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I am reading MongoDB in Action and when talking about querying many-to-many relationships in a Document, I'm having difficulty understanding how he wrote his example query (using the Ruby driver).

The query is finding all products in a specific category, where there is a products and category collection. The author says "To query for all products in the Gardening Tool category, the code is simple:

db.products.find({category_ids => category['id']})

A PRODUCT doc is like this:

doc =
{ _id: new ObjectId("4c4b1476238d3b4dd5003981"),
  slug: "wheel-barrow-9092",
  sku: "9092",
  name: "Extra Large Wheel Barrow",
  description: "Heavy duty wheel barrow...",

  details: {
    weight: 47,
    weight_units: "lbs",
    model_num: 4039283402,
    manufacturer: "Acme",
    color: "Green"
  },

  category_ids: [new ObjectId("6a5b1476238d3b4dd5000048"),
                    new ObjectId("6a5b1476238d3b4dd5000049")],

  main_cat_id: new ObjectId("6a5b1476238d3b4dd5000048"),

  tags: ["tools", "gardening", "soil"],

}

And a CATEGORY doc is like this:

doc =
{  _id: new ObjectId("6a5b1476238d3b4dd5000048"),
   slug: "gardening-tools",
   ancestors: [{ name: "Home",
                 _id: new ObjectId("8b87fb1476238d3b4dd500003"),
                 slug: "home"
                },

                { name: "Outdoors",
                 _id:  new ObjectId("9a9fb1476238d3b4dd5000001"),
                 slug: "outdoors"
               }
   ],

   parent_id: new ObjectId("9a9fb1476238d3b4dd5000001"),

   name: "Gardening Tools",
   description: "Gardening gadgets galore!",
}

Can someone please explain it a little more to me? I still can't understand how he wrote that query :(

Thanks all.

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1 Answer 1

up vote 1 down vote accepted

The query is searching the products collection for all products with a value of category['id'] in the field category_ids

When you search a field that contains an array for a specific value, MongoDB automatically enumerates each value in that array searching for matches.

To construct the query, you must first notice that the category collection defines your category hierarchy, and that each category has a unique ID (stored, as is usual in MongoDB, in the _id field)

You must also notice that the product collection has a field that stores a list of category ids, category_ids, that reference the unique ids of the category collection.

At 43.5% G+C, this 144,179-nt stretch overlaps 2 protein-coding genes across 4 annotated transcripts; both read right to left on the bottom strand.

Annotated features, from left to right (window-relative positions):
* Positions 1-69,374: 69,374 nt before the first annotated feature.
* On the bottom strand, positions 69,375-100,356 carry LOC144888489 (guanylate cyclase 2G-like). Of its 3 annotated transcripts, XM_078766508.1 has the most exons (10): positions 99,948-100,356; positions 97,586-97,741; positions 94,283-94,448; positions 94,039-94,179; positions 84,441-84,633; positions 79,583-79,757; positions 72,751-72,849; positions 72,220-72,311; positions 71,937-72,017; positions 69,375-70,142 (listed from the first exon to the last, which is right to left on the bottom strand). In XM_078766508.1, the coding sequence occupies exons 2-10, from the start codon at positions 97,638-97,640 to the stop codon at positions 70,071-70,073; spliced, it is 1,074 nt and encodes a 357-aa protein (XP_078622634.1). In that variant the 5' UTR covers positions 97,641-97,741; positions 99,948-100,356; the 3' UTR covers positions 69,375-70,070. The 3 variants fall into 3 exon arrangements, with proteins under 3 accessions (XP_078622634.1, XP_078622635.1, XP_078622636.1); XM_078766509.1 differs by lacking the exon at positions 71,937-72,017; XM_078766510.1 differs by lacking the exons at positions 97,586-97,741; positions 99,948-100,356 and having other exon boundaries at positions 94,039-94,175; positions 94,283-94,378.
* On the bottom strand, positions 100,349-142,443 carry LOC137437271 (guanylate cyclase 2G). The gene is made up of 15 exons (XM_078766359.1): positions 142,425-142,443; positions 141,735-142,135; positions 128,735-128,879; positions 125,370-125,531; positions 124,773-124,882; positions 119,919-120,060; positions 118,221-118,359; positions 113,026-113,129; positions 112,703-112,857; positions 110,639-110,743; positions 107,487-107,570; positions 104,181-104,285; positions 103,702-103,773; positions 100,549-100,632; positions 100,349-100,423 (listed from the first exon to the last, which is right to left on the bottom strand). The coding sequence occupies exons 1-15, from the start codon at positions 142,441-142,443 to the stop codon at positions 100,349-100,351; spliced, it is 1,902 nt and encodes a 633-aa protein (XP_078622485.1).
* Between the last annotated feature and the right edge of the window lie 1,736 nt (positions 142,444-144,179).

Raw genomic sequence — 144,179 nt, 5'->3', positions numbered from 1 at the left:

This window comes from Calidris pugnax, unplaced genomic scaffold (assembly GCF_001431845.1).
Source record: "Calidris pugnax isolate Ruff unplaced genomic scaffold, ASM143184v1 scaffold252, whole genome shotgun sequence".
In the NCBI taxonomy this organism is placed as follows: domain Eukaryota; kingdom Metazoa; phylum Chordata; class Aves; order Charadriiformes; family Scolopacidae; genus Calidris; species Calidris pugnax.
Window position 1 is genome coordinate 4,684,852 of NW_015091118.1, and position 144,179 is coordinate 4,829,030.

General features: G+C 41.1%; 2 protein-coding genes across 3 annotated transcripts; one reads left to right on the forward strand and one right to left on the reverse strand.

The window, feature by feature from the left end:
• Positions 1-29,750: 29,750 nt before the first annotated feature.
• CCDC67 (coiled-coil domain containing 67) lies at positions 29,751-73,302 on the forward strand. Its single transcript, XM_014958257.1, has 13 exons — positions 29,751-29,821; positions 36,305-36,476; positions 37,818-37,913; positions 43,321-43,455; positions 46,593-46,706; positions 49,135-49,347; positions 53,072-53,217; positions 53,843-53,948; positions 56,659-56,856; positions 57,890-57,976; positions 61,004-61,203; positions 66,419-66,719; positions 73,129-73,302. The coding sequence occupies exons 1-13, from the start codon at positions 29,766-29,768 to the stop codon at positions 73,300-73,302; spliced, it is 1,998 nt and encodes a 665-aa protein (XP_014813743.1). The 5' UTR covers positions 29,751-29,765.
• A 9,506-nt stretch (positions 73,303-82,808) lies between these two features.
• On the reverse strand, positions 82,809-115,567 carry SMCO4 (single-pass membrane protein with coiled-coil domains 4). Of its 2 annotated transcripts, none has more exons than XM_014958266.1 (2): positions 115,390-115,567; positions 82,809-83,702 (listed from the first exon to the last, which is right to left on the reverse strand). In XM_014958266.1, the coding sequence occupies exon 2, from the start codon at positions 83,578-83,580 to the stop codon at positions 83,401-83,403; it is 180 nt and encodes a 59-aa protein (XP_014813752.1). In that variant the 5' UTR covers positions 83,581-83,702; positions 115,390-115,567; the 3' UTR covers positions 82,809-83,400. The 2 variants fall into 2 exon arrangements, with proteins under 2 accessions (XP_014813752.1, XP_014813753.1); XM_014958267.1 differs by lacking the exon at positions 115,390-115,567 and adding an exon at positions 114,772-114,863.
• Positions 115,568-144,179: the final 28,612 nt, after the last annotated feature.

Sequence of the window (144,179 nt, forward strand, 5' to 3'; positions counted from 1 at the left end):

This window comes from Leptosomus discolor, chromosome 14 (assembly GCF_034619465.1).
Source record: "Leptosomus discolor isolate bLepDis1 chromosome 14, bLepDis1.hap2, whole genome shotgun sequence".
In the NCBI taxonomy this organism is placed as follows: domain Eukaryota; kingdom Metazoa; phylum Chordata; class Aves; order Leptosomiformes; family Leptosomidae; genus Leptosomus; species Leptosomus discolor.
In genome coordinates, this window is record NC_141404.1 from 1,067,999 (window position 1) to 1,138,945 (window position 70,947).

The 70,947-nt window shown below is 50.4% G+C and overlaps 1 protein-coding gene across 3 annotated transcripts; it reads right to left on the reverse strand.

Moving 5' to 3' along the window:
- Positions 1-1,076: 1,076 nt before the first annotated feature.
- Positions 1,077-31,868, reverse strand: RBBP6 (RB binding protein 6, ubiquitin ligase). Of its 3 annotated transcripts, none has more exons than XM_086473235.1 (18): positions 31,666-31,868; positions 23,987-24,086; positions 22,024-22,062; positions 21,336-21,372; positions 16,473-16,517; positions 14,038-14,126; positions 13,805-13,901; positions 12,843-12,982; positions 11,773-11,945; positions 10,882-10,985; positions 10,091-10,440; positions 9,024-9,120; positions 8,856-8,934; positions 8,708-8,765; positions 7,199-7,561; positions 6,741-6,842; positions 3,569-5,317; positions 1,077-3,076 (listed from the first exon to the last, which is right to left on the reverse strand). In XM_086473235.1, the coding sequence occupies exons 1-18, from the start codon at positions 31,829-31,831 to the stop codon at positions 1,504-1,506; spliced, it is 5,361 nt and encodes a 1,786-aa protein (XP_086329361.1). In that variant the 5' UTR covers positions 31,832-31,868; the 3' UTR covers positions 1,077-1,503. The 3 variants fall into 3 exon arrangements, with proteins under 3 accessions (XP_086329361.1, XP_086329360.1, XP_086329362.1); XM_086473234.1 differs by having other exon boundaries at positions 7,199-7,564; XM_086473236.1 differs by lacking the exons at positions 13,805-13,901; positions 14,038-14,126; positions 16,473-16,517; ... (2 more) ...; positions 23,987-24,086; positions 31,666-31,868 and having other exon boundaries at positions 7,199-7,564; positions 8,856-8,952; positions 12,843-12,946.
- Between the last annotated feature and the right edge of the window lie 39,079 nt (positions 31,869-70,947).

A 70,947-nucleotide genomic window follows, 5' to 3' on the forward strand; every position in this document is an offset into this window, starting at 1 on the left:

Therefore, to find all products in a particular category, you search the category_ids field of the product collection for the unique ID of the category you're interested in, which you get from the category collection.

If I were to write a query for the Mongo javascript based shell interpreter, mongothat find products in the Gardening Tools category, I would do the following:

  1. Look up the ID of the Gardening Tools category (which, as noted before, is stored in the _id field of the category collection)
    • In this case, the value in your example is ObjectId("6a5b1476238d3b4dd5000048")
  2. Insert the value into a query that searches through the category_ids field of the product collection
    • This is the query that you give in your question, which for the mongo shell I would write as: db.products.find({category_ids : new ObjectId("6a5b1476238d3b4dd5000048")})

I hope that's clearer than the original explanation!

(As an aside: I'm not quite sure what language your query is written in, is it perhaps PHP? In any case, javascript seems to be the language of choice for examples in the MongoDB docs because the MongoDB server installs the mongo command line interpreter alongside the server itself, so everyone has access to it)

share|improve this answer
    
Thanks for detailed explanation. Mongodb in Action book is using Ruby code for language examples like this. –  Bohn May 28 '12 at 22:03
    
So in his example 'id' has a special meaning and must be passed as is? That's where I get confused. –  Bohn May 28 '12 at 22:09
    
Without being able to see the book, it looks like category_id might be an array/variable which the author has filled with the id of the category they want (step 1 in my answer above). I don't know Ruby, so it's hard to know how to interpret the code. Thanks for the accept :) –  chrisbunney May 29 '12 at 8:31

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